This year, one of the most prestigious academic conferences in the region will be held right here in Geneva. Hosted by a different college or university each fall, the Northeast American Society for Eighteenth Century Studies (NEASECS) will hold its 2008 NEASECS Conference at Hobart and William Smith from October 30 through November 2.
So who is it that the Colleges will be hosting? NEASECS is a branch of the American Society for Eighteenth Century Studies (ASECS) that brings together its scholarly members from the northeastern region of the United States and eastern Canada. Both NEASECS and its parent organization approach the study of the 18th century from a multidisciplinary approach, examining its culture, literature, arts and history.
As the host school, the Colleges are supporting the conference in several ways, providing some of its funding, offering the campus for lectures and adding many HWS professors to the list of those presenting, including Assistant Professor of Writing and Rhetoric Neeta Bhasin and several others, said Professor of French and Francophone Studies Catherine Gallouet, ASECS member and the conference’s organizer.
The theme of this year’s conference is ambivalence. The topic was suggested by Assistant Professor of History Matt Kadane, said Gallouet. “We immediately pounced on it. Part of what I love as someone who studies the 18th century is that the period carries all of its ambivalence at the surface-it’s not ossified.”
“We are supposed to go back to the difficult subjects, even the worst aspects of our colonial history. The 18th century is different here. Sullivan’s Campaign is the region’s big claim to fame but is hardly worth celebrating. The maps of the slaughters are hair-raising,” said Gallouet. Regardless, she explains that, “We never escape our history if we don’t unearth and unpack it.”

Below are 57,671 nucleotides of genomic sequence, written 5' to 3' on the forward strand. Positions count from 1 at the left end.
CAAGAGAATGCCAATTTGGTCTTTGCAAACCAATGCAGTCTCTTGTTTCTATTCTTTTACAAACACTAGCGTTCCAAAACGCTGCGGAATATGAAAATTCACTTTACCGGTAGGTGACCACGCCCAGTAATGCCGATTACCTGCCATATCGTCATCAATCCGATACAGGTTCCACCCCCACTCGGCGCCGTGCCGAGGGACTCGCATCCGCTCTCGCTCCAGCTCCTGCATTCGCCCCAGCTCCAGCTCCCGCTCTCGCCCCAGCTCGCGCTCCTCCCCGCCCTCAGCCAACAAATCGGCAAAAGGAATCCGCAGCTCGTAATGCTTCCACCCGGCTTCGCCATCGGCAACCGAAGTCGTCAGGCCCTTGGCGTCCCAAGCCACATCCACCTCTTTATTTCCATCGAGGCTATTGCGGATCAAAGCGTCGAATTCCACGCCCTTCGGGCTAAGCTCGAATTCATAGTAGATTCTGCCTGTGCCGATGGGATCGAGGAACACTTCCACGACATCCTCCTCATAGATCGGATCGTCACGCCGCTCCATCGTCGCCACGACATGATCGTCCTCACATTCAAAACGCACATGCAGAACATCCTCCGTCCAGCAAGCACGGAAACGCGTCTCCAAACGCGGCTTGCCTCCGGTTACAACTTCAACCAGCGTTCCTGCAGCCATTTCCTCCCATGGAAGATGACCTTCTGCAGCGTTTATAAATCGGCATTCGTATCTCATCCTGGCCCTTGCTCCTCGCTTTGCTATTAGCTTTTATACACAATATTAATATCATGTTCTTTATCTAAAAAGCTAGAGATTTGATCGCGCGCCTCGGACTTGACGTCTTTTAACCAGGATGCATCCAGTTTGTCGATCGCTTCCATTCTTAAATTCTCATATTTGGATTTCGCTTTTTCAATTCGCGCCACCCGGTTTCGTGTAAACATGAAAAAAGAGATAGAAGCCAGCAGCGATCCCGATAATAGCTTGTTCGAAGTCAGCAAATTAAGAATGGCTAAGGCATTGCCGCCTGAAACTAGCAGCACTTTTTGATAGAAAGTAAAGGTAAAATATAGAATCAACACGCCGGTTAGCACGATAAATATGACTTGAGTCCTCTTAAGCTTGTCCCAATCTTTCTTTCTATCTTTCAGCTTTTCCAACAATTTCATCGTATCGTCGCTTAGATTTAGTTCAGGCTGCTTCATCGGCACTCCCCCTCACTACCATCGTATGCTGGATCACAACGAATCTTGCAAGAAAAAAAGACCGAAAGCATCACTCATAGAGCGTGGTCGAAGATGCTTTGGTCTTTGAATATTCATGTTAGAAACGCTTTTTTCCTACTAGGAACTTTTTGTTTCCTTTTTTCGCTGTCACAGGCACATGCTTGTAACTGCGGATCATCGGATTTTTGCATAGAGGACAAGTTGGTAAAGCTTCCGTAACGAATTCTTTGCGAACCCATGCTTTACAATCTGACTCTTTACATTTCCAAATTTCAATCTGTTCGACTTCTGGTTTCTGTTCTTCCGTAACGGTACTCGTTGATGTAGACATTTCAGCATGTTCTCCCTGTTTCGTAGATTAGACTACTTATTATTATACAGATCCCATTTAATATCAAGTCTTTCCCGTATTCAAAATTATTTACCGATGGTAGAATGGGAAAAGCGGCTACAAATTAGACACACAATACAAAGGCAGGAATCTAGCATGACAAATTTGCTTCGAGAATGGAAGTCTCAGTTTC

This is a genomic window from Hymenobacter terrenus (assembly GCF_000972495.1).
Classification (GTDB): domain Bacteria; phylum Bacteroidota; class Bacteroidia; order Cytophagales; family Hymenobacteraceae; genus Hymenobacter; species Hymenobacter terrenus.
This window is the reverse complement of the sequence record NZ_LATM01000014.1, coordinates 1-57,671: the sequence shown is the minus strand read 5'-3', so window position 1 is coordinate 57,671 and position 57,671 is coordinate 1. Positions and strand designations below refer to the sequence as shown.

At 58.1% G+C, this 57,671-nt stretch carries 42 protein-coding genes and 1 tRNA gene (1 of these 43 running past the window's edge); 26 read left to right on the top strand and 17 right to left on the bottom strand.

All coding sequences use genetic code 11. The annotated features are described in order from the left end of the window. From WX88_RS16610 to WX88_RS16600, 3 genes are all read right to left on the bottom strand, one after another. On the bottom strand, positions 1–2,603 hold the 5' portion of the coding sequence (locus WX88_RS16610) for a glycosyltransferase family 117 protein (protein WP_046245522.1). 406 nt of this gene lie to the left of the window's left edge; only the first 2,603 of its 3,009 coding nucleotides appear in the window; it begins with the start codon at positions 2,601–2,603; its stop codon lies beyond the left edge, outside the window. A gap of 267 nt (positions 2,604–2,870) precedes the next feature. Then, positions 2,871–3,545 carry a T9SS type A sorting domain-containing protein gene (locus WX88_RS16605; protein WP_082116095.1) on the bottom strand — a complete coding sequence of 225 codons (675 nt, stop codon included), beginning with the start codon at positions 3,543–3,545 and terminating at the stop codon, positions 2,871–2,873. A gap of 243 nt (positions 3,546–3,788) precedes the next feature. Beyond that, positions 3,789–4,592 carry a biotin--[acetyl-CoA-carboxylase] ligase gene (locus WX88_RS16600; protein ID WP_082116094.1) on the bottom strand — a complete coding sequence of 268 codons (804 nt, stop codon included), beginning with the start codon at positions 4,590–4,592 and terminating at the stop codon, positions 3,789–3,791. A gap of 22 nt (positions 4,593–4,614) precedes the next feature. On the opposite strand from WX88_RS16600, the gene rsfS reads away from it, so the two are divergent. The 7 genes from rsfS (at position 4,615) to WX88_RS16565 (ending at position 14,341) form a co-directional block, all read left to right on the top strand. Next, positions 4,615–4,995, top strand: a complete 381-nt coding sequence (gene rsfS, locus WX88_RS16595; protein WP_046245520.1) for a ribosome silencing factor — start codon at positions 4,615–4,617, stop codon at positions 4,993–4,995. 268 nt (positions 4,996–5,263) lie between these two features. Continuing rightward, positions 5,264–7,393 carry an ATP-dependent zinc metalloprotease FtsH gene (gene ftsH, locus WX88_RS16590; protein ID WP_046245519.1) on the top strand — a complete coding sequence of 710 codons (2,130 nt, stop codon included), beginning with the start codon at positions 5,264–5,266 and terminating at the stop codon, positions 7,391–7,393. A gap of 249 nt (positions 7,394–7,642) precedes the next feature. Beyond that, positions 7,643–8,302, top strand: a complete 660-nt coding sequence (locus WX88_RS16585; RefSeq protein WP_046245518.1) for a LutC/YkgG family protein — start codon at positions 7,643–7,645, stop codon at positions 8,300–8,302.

To accomplish that goal on a broad range of topics, “We’re bringing people from all over to our little corner of the world here in Geneva,” said Gallouet. The conference has speakers from many academic disciplines, ranging from art history to English and philosophy to American studies as well as French and German studies. “We have scholars from Oxford, France and Belgium. We wanted the conference to be as open and varied as possible.”
This year’s NEASECS conference includes lectures from professors at the Yale British Art Center, Tufts University and the San Fransisco Conservatory of Music. Two highlights of the weekend’s schedule are its plenary speakers: Alan Taylor and Julia Douthwaite. Taylor is a 1996 Pulitzer Prize Winner and University of California, Davis professor of history. Douthwaite is a Guggenheim Fellowship Recipient as well as Notre Dame’s associate provost for international studies and professor of French.
In addition, HWS will host an on-going Book Exhibition of books by participating HWS scholars in the library. A second ongoing Book Exhibition will also be held at the Geneva Ramada Lakefront Hotel.
“HWS students and professors can attend the entire conference,” explained Gallouet. “We ask only that professors register with the provost.”
To see the entire 2008 NEASECS Conference Schedule, click here.